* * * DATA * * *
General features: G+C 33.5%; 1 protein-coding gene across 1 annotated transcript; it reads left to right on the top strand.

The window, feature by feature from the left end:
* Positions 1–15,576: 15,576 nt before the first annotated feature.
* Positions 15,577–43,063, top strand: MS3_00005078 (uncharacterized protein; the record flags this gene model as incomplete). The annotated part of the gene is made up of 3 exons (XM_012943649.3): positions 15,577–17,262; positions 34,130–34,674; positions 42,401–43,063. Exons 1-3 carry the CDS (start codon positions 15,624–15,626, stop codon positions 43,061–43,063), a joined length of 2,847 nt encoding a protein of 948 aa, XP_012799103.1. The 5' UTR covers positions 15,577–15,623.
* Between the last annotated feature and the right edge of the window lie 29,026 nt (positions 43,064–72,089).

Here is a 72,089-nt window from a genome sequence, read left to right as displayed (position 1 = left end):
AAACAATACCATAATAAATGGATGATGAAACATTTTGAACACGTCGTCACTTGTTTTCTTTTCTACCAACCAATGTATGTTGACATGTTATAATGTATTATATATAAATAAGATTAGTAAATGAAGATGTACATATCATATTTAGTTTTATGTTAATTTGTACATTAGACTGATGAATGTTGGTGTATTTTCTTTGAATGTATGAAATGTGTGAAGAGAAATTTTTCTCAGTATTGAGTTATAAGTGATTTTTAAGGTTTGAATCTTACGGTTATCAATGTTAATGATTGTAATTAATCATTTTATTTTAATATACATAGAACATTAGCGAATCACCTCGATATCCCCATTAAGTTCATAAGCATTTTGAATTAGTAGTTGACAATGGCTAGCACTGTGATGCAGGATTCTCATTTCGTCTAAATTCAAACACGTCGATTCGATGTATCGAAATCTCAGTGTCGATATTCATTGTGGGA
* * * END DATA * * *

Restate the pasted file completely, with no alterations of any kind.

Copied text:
General features: G+C 33.5%; 1 protein-coding gene across 1 annotated transcript; it reads left to right on the top strand.

The window, feature by feature from the left end:
* Positions 1–15,576: 15,576 nt before the first annotated feature.
* Positions 15,577–43,063, top strand: MS3_00005078 (uncharacterized protein; the record flags this gene model as incomplete). The annotated part of the gene is made up of 3 exons (XM_012943649.3): positions 15,577–17,262; positions 34,130–34,674; positions 42,401–43,063. Exons 1-3 carry the CDS (start codon positions 15,624–15,626, stop codon positions 43,061–43,063), a joined length of 2,847 nt encoding a protein of 948 aa, XP_012799103.1. The 5' UTR covers positions 15,577–15,623.
* Between the last annotated feature and the right edge of the window lie 29,026 nt (positions 43,064–72,089).

Here is a 72,089-nt window from a genome sequence, read left to right as displayed (position 1 = left end):
AAACAATACCATAATAAATGGATGATGAAACATTTTGAACACGTCGTCACTTGTTTTCTTTTCTACCAACCAATGTATGTTGACATGTTATAATGTATTATATATAAATAAGATTAGTAAATGAAGATGTACATATCATATTTAGTTTTATGTTAATTTGTACATTAGACTGATGAATGTTGGTGTATTTTCTTTGAATGTATGAAATGTGTGAAGAGAAATTTTTCTCAGTATTGAGTTATAAGTGATTTTTAAGGTTTGAATCTTACGGTTATCAATGTTAATGATTGTAATTAATCATTTTATTTTAATATACATAGAACATTAGCGAATCACCTCGATATCCCCATTAAGTTCATAAGCATTTTGAATTAGTAGTTGACAATGGCTAGCACTGTGATGCAGGATTCTCATTTCGTCTAAATTCAAACACGTCGATTCGATGTATCGAAATCTCAGTGTCGATATTCATTGTGGGA